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Bill On Table To Make Texting Illegal For NC Drivers


Posted on Feb 27, 2009

Three years ago, North Carolina made it illegal for teenaged drivers to text on their cell phone while driving - citing the activity as a dangerous driver distraction that caused accidents and cost lives. WRAL.com and the Associated Press report.

Now, lawmakers are asking the NC General Assembly to outlaw the popular and new practice of texting for everyone driving a vehicle. There are three different bills in the works, all of which build off the original law that bans young people from texting while driving. Young people are also not allowed to talk on their cell phone or talk on a hands-free device while driving, according to the 2006 law.

The law would fine those driving while texting $100 plus court fees, though no driver's license points would be subtracted and though car insurance prices would not increase with a texting infraction.

"This is about safety, protecting the public - not just about children, but protecting all of us," NC State Insurance Commissioner Wayne Goodwin told reporters at a news conference on Tuesday about the bills. "As technology advances, we must ensure that public safety is not diminished."

While texting was popular with teens beginning in 2005, now adults are picking up on the recent craze. Although the new communication technology might make other aspects of life easier, it is making driving more dangerous.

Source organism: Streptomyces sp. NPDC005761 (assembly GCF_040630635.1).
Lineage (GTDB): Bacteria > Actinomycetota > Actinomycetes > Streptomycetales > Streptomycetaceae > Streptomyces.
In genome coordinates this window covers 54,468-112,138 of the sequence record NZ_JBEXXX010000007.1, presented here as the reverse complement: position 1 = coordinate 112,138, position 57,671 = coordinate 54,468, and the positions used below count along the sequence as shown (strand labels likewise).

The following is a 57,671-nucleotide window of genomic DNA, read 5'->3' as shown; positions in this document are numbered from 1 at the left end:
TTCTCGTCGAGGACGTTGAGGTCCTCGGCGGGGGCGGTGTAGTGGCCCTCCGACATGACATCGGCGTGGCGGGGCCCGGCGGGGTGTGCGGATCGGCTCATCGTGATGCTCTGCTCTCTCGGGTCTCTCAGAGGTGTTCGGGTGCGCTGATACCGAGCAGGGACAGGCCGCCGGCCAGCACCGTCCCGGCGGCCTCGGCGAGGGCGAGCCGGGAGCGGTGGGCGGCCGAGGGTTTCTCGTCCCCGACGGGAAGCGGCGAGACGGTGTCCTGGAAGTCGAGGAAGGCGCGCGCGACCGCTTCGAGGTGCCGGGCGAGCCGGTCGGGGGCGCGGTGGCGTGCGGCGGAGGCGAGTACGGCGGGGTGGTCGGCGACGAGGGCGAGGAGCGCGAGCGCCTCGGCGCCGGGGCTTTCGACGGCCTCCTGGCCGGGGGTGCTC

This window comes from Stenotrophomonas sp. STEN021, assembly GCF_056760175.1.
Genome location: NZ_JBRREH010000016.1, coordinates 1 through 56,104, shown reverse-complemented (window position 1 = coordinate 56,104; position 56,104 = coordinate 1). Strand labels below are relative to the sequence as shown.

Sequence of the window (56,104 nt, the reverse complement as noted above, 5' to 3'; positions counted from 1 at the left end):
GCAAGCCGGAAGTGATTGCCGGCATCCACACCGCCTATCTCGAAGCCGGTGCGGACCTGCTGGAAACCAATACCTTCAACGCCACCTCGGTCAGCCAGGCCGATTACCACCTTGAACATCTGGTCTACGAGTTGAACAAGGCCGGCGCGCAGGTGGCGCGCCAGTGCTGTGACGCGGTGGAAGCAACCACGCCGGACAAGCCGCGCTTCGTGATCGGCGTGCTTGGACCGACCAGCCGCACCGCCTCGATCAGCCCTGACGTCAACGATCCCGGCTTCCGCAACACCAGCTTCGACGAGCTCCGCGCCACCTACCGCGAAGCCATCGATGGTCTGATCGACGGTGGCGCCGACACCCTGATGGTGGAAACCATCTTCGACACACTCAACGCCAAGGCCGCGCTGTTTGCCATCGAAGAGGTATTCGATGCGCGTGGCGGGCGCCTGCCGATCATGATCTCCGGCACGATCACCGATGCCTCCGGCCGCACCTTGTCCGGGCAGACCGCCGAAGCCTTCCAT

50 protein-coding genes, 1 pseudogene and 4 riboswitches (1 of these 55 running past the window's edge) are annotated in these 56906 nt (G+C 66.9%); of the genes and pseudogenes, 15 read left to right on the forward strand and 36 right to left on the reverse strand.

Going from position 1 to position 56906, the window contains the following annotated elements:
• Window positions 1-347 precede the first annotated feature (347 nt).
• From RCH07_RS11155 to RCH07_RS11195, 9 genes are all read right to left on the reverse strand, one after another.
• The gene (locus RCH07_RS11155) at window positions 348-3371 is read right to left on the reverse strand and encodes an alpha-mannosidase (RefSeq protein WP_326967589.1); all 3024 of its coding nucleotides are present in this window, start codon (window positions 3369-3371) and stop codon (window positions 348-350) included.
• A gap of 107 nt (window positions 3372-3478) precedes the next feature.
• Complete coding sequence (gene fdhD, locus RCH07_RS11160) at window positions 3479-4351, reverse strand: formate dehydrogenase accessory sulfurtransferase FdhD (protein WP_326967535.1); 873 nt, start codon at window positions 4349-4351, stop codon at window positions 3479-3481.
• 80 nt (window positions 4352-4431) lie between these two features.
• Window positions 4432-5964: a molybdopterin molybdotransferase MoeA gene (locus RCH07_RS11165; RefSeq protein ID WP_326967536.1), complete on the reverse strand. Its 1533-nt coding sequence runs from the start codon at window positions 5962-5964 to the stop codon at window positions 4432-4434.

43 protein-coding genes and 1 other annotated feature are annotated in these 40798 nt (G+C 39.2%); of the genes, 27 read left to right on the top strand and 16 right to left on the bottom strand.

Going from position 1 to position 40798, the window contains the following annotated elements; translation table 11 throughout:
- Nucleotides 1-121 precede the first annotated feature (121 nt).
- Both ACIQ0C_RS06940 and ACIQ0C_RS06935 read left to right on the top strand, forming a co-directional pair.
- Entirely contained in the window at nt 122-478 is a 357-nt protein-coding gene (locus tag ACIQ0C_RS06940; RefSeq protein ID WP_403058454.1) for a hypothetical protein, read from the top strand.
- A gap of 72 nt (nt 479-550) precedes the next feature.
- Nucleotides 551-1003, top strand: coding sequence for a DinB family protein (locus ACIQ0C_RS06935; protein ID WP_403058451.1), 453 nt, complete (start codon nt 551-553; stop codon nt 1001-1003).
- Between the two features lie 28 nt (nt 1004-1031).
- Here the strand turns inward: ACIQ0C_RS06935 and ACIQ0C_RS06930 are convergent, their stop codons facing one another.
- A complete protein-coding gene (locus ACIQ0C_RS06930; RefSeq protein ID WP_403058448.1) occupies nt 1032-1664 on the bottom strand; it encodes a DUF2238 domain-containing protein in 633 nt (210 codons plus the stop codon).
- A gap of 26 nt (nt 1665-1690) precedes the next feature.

Although it agrees that texting while driving is dangerous, the Insurance Institute for Highway Safety (IIHS) is not convinced that instating a law will have much effect and wonder if and how it will be enforced. Their doubt is based on a study last year that found North Carolina teens stilled talked on the phone the same amount while driving as before the original law.

Others just think awareness might be the answer - making drivers across the state aware of the dangers of talking on the cell phone and texting may be more effective than instituting a law that may be difficult to enforce. Others, like the AAA motor club, which supports the new texting ban, think the law will raise awareness.

"We know that motorists recognize that cell phone usage in cars for both hand-held and handsfree and texting are major distractions - if they're honest," said Stephen Phillips, traffic safety manager for AAA Carolinas motor club.

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